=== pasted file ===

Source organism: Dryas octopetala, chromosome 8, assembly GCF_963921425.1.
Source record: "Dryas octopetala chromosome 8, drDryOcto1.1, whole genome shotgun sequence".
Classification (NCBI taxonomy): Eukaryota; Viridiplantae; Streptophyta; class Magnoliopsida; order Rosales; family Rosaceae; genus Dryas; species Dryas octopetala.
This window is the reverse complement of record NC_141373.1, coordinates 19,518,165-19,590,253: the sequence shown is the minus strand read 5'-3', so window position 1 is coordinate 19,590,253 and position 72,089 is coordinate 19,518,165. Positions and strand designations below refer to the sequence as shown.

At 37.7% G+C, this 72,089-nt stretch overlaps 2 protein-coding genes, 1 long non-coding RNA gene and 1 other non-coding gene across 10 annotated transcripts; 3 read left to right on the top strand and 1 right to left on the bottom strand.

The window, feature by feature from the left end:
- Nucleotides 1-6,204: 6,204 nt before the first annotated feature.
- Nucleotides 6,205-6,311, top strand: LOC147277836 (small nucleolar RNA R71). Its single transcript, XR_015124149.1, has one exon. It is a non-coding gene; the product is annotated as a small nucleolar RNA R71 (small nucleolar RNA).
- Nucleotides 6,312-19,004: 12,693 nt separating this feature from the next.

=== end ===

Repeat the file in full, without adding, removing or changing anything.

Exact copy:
Source organism: Dryas octopetala, chromosome 8, assembly GCF_963921425.1.
Source record: "Dryas octopetala chromosome 8, drDryOcto1.1, whole genome shotgun sequence".
Classification (NCBI taxonomy): Eukaryota; Viridiplantae; Streptophyta; class Magnoliopsida; order Rosales; family Rosaceae; genus Dryas; species Dryas octopetala.
This window is the reverse complement of record NC_141373.1, coordinates 19,518,165-19,590,253: the sequence shown is the minus strand read 5'-3', so window position 1 is coordinate 19,590,253 and position 72,089 is coordinate 19,518,165. Positions and strand designations below refer to the sequence as shown.

At 37.7% G+C, this 72,089-nt stretch overlaps 2 protein-coding genes, 1 long non-coding RNA gene and 1 other non-coding gene across 10 annotated transcripts; 3 read left to right on the top strand and 1 right to left on the bottom strand.

The window, feature by feature from the left end:
- Nucleotides 1-6,204: 6,204 nt before the first annotated feature.
- Nucleotides 6,205-6,311, top strand: LOC147277836 (small nucleolar RNA R71). Its single transcript, XR_015124149.1, has one exon. It is a non-coding gene; the product is annotated as a small nucleolar RNA R71 (small nucleolar RNA).
- Nucleotides 6,312-19,004: 12,693 nt separating this feature from the next.